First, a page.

I went to autism group in the evening instead of shiur (religious class) and also instead of an early night.  This might have been another mistake, given how tired I was this morning and how drained I was feeling even before socialising at autism group drained me some more.  I feel a bit of an impostor at autism group.  There are other self-diagnosed people there, but as far as I know, I’m the only one to have been told alternately that I both am and am not on the spectrum.  I just feel a mess there, as most of the other people seem more socially able.  Someone there said I shouldn’t compare myself with other people.  I know this, but it proves impossible not to, and the comparison is always negative.  I’ve noticed that quite a few people at autism group work in computing, specifically software programming.  I don’t know of a humanities-style equivalent, although cataloguing might be it.  Pity I could never find a pure cataloguing job with the right hours and salary, or anything near it.

I just feel like the whole time my mind is a hurricane of depression, loneliness, anxiety, self-hatred, agitation and despair. Sometimes also suicidal thoughts, anger, bitterness and lust, although the latter is probably just a form of loneliness (actually, the anger and bitterness are probably loneliness half the time too).  Different elements dominate at different times, but one of them is usually there.  However, finding the right diagnosis (treatment-resistant depression/social anxiety/autism/C-PTSD/all of the above/none of the above) is like nailing the proverbial jelly to the wall.  I hope to see a psychiatrist soon and I will try to ask about reassessment.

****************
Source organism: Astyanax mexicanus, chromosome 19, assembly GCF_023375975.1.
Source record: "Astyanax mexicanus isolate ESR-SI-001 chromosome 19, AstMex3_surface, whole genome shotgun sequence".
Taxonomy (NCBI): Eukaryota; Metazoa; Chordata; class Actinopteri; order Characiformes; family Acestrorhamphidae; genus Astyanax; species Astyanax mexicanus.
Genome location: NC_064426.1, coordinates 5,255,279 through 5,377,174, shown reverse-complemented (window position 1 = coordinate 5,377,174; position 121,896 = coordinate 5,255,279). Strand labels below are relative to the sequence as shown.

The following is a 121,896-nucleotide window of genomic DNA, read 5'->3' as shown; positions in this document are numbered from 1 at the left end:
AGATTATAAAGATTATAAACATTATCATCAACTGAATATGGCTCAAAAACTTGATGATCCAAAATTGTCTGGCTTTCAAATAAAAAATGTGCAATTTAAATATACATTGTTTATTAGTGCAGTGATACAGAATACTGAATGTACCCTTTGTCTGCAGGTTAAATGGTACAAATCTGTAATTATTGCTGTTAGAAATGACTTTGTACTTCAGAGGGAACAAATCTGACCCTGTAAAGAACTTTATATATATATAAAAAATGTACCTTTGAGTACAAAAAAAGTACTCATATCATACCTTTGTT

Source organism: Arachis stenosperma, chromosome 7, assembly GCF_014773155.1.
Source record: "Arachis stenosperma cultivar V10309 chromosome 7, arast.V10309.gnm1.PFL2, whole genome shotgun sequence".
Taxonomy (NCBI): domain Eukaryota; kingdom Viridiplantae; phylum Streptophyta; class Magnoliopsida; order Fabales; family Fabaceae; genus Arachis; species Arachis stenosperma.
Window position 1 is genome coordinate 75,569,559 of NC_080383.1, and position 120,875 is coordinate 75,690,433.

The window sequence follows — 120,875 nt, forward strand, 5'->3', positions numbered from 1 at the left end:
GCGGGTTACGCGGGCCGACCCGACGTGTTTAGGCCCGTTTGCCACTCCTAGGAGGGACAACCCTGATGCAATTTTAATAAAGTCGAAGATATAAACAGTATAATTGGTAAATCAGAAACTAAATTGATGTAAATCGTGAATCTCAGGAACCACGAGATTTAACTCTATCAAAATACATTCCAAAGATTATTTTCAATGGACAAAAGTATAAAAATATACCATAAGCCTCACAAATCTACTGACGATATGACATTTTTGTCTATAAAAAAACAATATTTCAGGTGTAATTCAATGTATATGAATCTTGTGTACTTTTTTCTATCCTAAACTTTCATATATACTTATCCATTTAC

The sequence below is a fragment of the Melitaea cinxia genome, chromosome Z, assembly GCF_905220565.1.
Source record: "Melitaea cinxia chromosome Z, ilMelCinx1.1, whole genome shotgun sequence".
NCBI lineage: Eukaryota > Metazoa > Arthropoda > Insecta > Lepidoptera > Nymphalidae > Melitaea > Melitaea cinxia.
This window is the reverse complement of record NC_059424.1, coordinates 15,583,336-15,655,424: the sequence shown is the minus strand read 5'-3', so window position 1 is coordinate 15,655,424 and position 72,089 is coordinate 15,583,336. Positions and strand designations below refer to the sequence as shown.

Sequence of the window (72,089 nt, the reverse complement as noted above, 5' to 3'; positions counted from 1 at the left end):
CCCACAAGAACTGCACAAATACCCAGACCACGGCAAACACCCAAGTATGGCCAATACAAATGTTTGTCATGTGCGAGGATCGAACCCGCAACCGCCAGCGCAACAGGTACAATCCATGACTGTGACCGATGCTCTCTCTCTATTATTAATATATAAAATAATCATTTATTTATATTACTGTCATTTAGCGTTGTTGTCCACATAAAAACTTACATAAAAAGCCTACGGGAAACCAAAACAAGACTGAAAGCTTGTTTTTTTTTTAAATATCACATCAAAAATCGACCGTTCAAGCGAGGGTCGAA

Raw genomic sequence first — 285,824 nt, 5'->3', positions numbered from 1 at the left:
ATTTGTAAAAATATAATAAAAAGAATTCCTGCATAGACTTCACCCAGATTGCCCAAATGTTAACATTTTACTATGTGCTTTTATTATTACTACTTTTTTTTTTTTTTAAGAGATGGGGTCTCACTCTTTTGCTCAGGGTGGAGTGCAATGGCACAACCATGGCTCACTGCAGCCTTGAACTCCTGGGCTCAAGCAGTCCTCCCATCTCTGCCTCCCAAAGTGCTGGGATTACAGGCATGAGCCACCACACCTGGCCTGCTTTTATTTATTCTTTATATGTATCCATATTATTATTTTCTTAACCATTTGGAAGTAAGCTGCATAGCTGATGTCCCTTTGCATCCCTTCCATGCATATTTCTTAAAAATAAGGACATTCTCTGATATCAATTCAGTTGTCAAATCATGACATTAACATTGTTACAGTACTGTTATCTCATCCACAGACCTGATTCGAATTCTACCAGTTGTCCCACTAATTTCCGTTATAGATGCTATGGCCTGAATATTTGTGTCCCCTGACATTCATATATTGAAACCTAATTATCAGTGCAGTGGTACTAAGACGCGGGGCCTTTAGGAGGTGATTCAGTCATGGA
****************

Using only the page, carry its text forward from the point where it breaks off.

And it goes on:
Childish

I dropped some blogs from my reading list.  This is always a big thing for me, as I have such a limited social life that the blogs I read often seem like friends (hence over-sharing and drama queening).  I feel bad for culling friends, even if they probably weren’t really friends any more, if they ever were.  And it did confirm that I’m still very angry with one person, even coming up to Yom Kippur when I should be feeling forgiving.

I feel that social media should be a way for me to ‘meet’ like-minded people and make friends, and sometimes it has been, but not always.  Facebook and Twitter in particular seem full of echo chambers and sarcastic ‘take-downs’ instead of genuine discussion.  I like to read well-written, well-argued pieces that challenge my views, but the type of snarky one-liners one sees online are triggering to me regardless of whether I agree or disagree with them, I suppose because I see the target as being the victim of the playground bully, as I was.  Identity politics in particular seems to exist almost entirely in this aggressive state, with competitive victimhood thrown in for good measure, which I think is unhelpful even when factually correct.  Unfortunately, I see a lot of this online, especially in Doctor Who fandom.  Reading things like that really upset me, particularly if I feel under attack.

***